BOOK I - The Library of History

Bibliotheca historica
The first five books
BOOK I
BOOK II
BOOK III
BOOK IV
BOOK V







Page 1

THE Historical Library OF Diodorus the Sicilian. BOOK I.

CHAP. I.

Of the first Generation of Men. How the World first began. Mens first manner of Life, and who were the first Men. First Men in Egypt. Who were the most antient Gods of Egypt. Of their Demy-Gods. Sol, Saturn, Rhea, Jupiter, Juno, Vulcan reign'd in Egypt. Of Osiris and Isis. The Acts of Osiris and Isis. Hermes his Inventions. Osiris prepares for his Expedition through the World, and to that end raises a great Army.

WHAT Notions they had of the Gods who first instituted Divine Worship, and what is fabulously related of every one of the Deities (because the Subject requires much to be said) we shall distinctly set forth: And whatever we conceive to be pertinent to the present History, we shall discourse of severally and distinct, that nothing worth Observation may be omitted And we shall here give an accurate Account (as far as the Antiquity of the matters will admit) of the Generation and Original of Mankind, and of the Affairs and Transactions of all Parts of the Known World, drawing down our History from the most ancient Times.

Of the Origen therefore of Men, there are Two Opinions amongst the most famous and authentick Naturalists and Historians.

Some of these are of Opinion, that the World had neither Beginning, nor ever shall have End; and likewise say, that Mankind was from Eternity, and that there never was a Time when he first began to be. Others on the contrary, conceive both the World to be made, and to be corruptible, and that there was a certain Time when Man had first a Being.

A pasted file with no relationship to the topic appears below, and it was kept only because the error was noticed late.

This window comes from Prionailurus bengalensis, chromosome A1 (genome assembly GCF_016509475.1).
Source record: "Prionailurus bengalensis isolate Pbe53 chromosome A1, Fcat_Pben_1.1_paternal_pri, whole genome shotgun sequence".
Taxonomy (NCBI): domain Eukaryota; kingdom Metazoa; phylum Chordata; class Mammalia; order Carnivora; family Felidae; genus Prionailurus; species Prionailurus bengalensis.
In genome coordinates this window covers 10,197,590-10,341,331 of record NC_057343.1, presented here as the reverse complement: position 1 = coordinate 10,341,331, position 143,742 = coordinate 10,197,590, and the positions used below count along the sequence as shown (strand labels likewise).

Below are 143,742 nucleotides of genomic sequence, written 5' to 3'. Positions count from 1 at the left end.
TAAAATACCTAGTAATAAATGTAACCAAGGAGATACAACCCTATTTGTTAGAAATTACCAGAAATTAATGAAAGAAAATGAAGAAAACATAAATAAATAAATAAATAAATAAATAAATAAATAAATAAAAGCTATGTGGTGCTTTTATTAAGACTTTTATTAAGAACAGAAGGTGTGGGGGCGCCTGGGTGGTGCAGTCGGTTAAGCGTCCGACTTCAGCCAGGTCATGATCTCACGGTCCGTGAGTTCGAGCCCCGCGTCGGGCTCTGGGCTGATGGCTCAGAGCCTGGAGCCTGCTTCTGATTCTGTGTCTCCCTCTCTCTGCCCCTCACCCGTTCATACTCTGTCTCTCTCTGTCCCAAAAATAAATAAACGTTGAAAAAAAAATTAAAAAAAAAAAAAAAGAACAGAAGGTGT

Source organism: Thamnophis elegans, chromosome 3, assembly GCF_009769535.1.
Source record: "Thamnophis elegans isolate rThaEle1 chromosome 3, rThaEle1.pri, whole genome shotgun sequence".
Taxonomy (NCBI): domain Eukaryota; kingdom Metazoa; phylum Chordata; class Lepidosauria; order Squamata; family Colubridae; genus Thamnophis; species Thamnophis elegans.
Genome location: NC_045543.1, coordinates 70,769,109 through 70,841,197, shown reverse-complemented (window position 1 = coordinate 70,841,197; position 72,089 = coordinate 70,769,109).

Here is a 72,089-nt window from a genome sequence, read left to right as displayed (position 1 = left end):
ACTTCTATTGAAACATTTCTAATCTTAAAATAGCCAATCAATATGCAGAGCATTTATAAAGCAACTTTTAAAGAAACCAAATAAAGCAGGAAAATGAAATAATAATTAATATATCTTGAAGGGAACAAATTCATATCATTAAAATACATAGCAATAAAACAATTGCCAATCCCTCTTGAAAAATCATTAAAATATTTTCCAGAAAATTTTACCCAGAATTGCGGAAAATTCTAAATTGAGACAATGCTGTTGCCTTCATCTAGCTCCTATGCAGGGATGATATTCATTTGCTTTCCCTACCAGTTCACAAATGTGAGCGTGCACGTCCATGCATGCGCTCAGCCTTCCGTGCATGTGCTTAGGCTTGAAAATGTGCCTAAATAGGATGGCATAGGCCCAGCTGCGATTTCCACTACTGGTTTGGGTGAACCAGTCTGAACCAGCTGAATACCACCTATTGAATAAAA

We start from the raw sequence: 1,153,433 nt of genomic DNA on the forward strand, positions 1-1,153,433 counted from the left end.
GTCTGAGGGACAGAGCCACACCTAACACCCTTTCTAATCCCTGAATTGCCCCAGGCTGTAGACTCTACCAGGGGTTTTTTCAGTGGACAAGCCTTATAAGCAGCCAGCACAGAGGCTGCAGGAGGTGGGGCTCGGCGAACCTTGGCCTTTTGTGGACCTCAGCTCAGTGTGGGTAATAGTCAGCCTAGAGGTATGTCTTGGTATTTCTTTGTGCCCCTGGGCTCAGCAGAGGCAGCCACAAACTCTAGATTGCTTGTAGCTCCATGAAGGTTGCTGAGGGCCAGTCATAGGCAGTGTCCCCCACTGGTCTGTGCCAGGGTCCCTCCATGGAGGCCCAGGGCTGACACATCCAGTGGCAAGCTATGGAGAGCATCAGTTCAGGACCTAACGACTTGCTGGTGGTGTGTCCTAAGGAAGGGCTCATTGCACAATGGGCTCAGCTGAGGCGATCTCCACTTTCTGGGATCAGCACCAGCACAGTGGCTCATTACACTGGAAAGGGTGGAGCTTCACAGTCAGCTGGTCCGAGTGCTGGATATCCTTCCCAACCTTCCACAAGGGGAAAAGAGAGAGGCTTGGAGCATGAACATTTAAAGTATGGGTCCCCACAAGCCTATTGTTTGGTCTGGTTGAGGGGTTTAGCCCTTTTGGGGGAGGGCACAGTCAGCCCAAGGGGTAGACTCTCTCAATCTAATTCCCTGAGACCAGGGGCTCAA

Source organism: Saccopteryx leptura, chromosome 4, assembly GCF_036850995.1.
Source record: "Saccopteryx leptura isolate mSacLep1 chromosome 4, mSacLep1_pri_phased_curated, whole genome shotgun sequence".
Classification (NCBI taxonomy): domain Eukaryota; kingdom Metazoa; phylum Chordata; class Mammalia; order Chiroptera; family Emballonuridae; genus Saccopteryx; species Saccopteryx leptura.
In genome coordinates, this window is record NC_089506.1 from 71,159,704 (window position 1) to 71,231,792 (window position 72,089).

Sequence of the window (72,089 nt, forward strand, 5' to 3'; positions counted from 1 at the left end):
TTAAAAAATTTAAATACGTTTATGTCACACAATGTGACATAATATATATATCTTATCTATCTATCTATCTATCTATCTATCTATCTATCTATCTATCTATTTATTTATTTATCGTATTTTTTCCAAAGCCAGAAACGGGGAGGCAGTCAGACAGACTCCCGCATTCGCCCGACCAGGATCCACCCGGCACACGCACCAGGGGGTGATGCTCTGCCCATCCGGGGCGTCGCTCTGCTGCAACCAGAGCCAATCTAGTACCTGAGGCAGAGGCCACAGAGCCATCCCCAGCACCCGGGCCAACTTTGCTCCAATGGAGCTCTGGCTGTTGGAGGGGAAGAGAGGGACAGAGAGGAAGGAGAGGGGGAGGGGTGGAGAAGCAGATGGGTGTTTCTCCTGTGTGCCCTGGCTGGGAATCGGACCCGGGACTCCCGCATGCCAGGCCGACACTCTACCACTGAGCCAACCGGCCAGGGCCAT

For whereas all things at the first were jumbled together, Heaven and Earth, were in one Mass, and had one and the same Form: But afterwards (they say) when Corporeal Beings appear'd one after another, the World at length presented it self in the Order we now see; and that the Air was in continual agitation, whose fiery part ascended together to the highest Place, its nature (by reason of its Levity) tending always upwards; for which reason, both the Sun, and that vast number of the Stars, are contain'd within that Orb. That the gross and earthy Matter (clotted together by Moisture) by reason of its Weight sunk down below into one Place, is continually whirling about; the Sea was made of the Humid Parts; and the muddy Earth of the more Solid, as yet very meorish and soft; which by degrees at first was made crusty by the Heat of the Sun; and then after the Face of the Earth was parcht, and as it were firmented, the Moisture afterwards in many Places bubled up, and appear'd as so many Pustles wrapt up in thin and slender Coats and Skins; which may be even seen in standing Ponds, and Marish Places, when after the Earth has been pierc'd with



Preface         Index
Credits         Tables

sarata.com